• Abortion: An abortion is when someone voluntarily ends a pregnancy. In Illinois, you can get an abortion no matter how old you are, and you have a right to confidentiality. You can get an abortion up until the 24th week of your pregnancy. As of August 15, 2013 you must notify your parents 48 before the procedure to receive an abortion due to the Parental Notification Act. Judicial Bypass is possible if you aren’t safe doing so. Visit (link: http://ilbypasscoordinationproject.org/)

Rape or Sexual Assault/Abuse Rights

Sexual assault is when someone is forced into a sexual act (penetration, touching, fondling, etc) and they didn’t want that to happen. Rape is forced penetration without consent. Force can be physical (hitting, using weapons, choking, etc) or it can be verbal (threats, fear, coercion, etc). These are forms of violence, and they are never the survivor’s fault.

You have a right to:

  • Counseling

  • Legal and medical advocacy: help for survivors working with police, courts, and emergency rooms

  • Substance Abuse treatment and rehabilitation

  • Go to a rape crisis center

Mental HEalth Services

Mental health services include counseling and therapy. You could go to a counselor if you’re feeling depressed, if you have anxiety, if you have problems with anger or addiction, or with eating, for example.

  • If you are 12 years old or older, you have a right to see a counselor without your parents or guardians knowing, but there are special rules. The counselor cannot tell your parent or guardian anything you say without your permission.

  • You can go to a total of five sessions. (After you finish those sessions, you can continue counseling, but with parental consent). Each of the sessions are 45 minutes long

  • If you are 17+, you can go to as many sessions as you choose without parental consent.

  • You have a right to admit yourself into a mental health facility without parental consent.

LGBTQ Rights

Illinois has a Safe Schools Law, which is an anti-harassment and nondiscrimination law that says that you cannot be discriminated against because of your sexual orientation and gender identity.

There are anti-bullying laws in Illinois that protect students based on sexual orientation and gender identity.  There are also statewide anti-discrimination laws in Illinois, which include sexual orientation and gender identity. State hate crimes laws include sexual orientation but not gender identity.

At ICAH, we work with a network of healthcare providers and youth leaders who have lots of experience and advice to offer when it comes to accessing all different kinds of healthcare. Here’s what you need to know about paperwork, preparing for an appointment, speaking with a doctor, getting tested, payment, privacy, and more…

Preparing for an Appointment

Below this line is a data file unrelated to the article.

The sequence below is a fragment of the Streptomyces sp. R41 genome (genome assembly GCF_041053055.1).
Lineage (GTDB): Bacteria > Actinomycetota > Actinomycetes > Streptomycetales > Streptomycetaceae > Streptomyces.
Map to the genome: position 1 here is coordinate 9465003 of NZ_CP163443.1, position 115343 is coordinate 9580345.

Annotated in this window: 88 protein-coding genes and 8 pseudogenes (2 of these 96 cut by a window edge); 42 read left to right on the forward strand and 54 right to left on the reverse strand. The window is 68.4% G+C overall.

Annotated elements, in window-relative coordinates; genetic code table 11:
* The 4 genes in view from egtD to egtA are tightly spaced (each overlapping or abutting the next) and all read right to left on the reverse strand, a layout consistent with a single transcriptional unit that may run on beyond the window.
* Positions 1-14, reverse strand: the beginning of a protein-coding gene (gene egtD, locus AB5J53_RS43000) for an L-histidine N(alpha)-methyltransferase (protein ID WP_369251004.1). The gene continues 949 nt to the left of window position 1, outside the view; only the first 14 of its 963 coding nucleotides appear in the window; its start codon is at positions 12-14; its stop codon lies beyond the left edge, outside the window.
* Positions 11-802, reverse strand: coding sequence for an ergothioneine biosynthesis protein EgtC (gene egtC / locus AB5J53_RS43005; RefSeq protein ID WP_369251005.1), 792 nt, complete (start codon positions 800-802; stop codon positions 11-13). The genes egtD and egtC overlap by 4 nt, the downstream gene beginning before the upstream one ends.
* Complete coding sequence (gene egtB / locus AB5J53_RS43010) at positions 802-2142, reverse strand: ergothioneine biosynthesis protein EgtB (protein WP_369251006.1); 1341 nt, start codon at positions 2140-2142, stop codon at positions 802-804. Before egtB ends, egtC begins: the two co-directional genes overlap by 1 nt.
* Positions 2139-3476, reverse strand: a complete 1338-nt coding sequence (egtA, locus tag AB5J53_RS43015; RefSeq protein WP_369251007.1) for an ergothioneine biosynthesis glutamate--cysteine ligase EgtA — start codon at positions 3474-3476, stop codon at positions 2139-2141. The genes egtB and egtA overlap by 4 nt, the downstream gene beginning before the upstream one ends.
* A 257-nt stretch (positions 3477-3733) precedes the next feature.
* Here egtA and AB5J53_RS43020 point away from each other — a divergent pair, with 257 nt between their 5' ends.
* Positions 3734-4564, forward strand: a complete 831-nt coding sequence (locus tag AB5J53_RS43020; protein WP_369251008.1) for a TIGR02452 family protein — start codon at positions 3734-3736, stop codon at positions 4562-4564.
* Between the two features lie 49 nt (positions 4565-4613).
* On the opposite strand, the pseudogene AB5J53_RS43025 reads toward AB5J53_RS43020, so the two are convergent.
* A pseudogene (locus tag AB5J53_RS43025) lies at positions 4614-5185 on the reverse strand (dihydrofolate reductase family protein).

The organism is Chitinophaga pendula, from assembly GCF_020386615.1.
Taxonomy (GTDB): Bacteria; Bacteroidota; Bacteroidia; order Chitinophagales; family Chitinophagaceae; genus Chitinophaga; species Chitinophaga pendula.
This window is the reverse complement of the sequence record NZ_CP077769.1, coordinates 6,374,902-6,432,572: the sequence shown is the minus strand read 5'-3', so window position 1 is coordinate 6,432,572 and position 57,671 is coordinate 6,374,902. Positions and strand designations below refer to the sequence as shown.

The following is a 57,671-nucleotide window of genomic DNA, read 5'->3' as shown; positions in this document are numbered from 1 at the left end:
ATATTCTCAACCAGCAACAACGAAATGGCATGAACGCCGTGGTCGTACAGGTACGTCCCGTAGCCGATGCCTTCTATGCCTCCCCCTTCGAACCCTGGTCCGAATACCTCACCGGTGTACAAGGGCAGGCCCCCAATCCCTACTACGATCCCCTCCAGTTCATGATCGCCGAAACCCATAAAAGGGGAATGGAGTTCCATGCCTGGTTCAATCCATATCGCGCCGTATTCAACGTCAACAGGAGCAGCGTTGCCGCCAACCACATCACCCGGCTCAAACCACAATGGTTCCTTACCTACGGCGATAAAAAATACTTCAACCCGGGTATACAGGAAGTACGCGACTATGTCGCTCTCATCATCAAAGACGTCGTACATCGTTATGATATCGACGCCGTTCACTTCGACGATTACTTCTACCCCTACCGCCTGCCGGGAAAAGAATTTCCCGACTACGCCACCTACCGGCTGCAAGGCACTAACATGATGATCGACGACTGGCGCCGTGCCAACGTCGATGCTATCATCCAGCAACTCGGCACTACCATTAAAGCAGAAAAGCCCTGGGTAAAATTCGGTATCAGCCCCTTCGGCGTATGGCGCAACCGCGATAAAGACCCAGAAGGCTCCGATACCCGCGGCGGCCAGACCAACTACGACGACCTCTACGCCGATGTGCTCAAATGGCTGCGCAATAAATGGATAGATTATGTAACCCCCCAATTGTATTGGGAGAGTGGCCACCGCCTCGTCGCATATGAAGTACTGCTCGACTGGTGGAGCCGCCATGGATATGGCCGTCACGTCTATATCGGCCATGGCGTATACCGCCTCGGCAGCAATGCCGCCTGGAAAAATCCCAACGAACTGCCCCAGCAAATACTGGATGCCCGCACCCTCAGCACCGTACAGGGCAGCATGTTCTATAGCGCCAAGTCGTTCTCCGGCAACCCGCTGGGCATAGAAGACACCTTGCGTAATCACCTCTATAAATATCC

• Identification and Insurance (I2) – Remember to bring your photo ID and proof of insurance so that you are not the reason why your visit gets cancelled, rescheduled, or delayed.

  • Copy of Medical RecordsIf you are changing providers or transferring your care to a new location, always ask for a copy of your medical records, notes, and labs to be mailed or faxed to your new place. Sometimes calling the new place at least one week before your appointment to check if your records have arrived is a good idea to make sure you have a successful visit with the doctor.

  • Prepare Questions – Write down all of the questions you thought about or that your friend or family member asked about your visit, and bring these questions to your appointment. It can be intimidating once you are in the office and it is normal to forget what you had questions about.


  • Confidence – You are the expert of your life. The health care professional is there to learn about YOU and to serve YOU.

  • Knowledge – You are the expert of your body’s history, present, and future. So own your behavior, language, and attitude and be an instrument of CHANGE and THE source of INFO about you. Health is your RIGHT!

  • Patience – The health care system does not always allow for the provider to spend as much time with you as you expect, desire, or demand. Ask for a followup appointment to learn more about the provider AND so he/she can learn more about you.

  • Curiosity – Ask questions before you go and when you arrive. For instance, ask what the fee is for the appointment and what type of payment options the clinic has (debit, cash, check).

  • Flexibility – Sometimes things happen unexpectedly. Maybe you are running late or the provider had an emergency. If possible, are willing to change your plans and reschedule your appointment if necessary.

  • Time management – Are you leaving your destination early enough to arrive at least 20 minutes BEFORE for your appointment? You never know when something unexpected could happen to delay you, like a traffic accident or a long waiting line at the registration or check in desk.

  • Support – Meeting new people can sometimes be scary. Imagine meeting a new doctor or nurse (provider) for the first time who may be asking sensitive questions or seeing you in a different manner. You can bring someone with you to the visit that you trust and who can help make the visit more comfortable by holding your hand or keeping you company while waiting for the provider.